Mentoring charity claims monthly Mayor of London award

The mentoring charity ReachOut has become the second organisation to receive a monthly £250 award from ConnectSport’s ‘Stronger Communities through Sport’ initiative with the Mayor of London.

Each month organisations across London are being asked to upload a short video which demonstrates how and why they are using sport and/or physical activity to bring people together and encourage social integration.

Almost 100 organisations have submitted videos so far, or are in the process of submitting. You can view them here, and get more details on how to submit an entry from your organisation.

ReachOut is the largest mentoring charity in the UK, working with young people aged nine to 16 in disadvantaged areas to raise aspirations and help them grow in character and attainment. It aims to improve self-confidence and develop numeracy, literacy and communication skills whilst reinforcing core values of fairness, self-control, good judgement and staying power.

It does this by combining a series of activities, with a sports programme being used as an incentive for completing other education-based activities, including goal-setting and academic work. Find out more about ReachOut on its page on the free-to-join ConnectSport directory.

ReachOut is the second organisation to claim the monthly award. London Otters Rowing Club picked up the first award for May 2019.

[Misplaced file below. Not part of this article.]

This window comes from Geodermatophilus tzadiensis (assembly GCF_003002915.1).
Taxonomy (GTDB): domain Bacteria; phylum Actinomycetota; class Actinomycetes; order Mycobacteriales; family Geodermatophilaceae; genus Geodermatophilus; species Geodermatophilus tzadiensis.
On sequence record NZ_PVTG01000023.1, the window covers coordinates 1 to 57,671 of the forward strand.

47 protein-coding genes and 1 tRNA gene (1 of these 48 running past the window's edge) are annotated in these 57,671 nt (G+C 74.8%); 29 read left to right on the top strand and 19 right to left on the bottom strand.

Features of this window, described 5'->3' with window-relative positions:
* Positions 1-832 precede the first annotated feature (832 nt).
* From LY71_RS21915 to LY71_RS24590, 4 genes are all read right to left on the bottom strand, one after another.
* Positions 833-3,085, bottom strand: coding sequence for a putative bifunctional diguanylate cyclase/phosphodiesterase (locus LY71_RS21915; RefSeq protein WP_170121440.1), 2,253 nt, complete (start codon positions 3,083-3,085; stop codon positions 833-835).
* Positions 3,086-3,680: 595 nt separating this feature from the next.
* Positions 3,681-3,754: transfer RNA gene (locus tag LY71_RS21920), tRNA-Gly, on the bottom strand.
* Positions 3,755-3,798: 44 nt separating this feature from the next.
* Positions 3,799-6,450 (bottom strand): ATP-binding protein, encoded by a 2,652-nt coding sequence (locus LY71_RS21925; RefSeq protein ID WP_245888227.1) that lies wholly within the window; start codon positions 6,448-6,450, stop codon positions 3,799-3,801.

Debbie Weekes-Bernard, Deputy Mayor of London for Social Integration, described how the partnership with ConnectSport links into the Mayor’s ‘Sport Unites’ campaign.

She told ConnectSport: “We are interested at looking at using sport to tackle social isolation, to improve mental health, to create a healthier and more engaged city, but also to create some of those links and connections between people from very different backgrounds.

“We think that sport is a really good way of bringing people together, just by virtue of their love of sport – either as participants or as fans. It’s a great way for us to achieve some of the outcomes that we have set ourselves for tackling some of those big issues, like improving mental health, like helping to reduce levels of knife crime, like giving young people a sense of structure and a sense of purpose, and enabling them to learn skills which will help them become adults, and participate as adults in a city that is multi-cultural, diverse and vibrant.”

To submit your video, visit